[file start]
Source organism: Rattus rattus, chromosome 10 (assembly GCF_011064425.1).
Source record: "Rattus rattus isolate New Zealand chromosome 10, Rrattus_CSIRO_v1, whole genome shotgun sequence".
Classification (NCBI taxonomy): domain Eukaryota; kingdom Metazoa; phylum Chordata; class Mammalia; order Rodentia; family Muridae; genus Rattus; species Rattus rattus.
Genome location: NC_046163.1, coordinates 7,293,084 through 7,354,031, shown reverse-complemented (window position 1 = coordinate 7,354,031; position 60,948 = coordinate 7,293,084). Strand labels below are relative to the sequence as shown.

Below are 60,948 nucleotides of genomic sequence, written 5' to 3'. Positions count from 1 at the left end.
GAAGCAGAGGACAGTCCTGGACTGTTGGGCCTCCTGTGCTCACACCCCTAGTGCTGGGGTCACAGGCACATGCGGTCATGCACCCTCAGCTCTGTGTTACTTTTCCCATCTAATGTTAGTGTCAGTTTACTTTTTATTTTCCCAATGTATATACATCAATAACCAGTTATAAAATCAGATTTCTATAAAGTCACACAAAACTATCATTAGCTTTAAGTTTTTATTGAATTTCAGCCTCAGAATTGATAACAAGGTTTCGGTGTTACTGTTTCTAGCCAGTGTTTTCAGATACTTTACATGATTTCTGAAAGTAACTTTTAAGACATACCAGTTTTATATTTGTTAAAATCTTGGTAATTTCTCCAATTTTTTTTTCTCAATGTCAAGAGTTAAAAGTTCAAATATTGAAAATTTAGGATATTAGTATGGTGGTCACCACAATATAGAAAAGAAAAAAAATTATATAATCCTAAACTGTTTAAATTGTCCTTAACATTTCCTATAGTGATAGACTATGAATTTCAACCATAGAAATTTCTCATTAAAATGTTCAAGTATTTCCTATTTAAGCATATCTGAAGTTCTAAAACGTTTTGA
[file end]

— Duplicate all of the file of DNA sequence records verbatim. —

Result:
Source organism: Rattus rattus, chromosome 10 (assembly GCF_011064425.1).
Source record: "Rattus rattus isolate New Zealand chromosome 10, Rrattus_CSIRO_v1, whole genome shotgun sequence".
Classification (NCBI taxonomy): domain Eukaryota; kingdom Metazoa; phylum Chordata; class Mammalia; order Rodentia; family Muridae; genus Rattus; species Rattus rattus.
Genome location: NC_046163.1, coordinates 7,293,084 through 7,354,031, shown reverse-complemented (window position 1 = coordinate 7,354,031; position 60,948 = coordinate 7,293,084). Strand labels below are relative to the sequence as shown.

Below are 60,948 nucleotides of genomic sequence, written 5' to 3'. Positions count from 1 at the left end.
GAAGCAGAGGACAGTCCTGGACTGTTGGGCCTCCTGTGCTCACACCCCTAGTGCTGGGGTCACAGGCACATGCGGTCATGCACCCTCAGCTCTGTGTTACTTTTCCCATCTAATGTTAGTGTCAGTTTACTTTTTATTTTCCCAATGTATATACATCAATAACCAGTTATAAAATCAGATTTCTATAAAGTCACACAAAACTATCATTAGCTTTAAGTTTTTATTGAATTTCAGCCTCAGAATTGATAACAAGGTTTCGGTGTTACTGTTTCTAGCCAGTGTTTTCAGATACTTTACATGATTTCTGAAAGTAACTTTTAAGACATACCAGTTTTATATTTGTTAAAATCTTGGTAATTTCTCCAATTTTTTTTTCTCAATGTCAAGAGTTAAAAGTTCAAATATTGAAAATTTAGGATATTAGTATGGTGGTCACCACAATATAGAAAAGAAAAAAAATTATATAATCCTAAACTGTTTAAATTGTCCTTAACATTTCCTATAGTGATAGACTATGAATTTCAACCATAGAAATTTCTCATTAAAATGTTCAAGTATTTCCTATTTAAGCATATCTGAAGTTCTAAAACGTTTTGA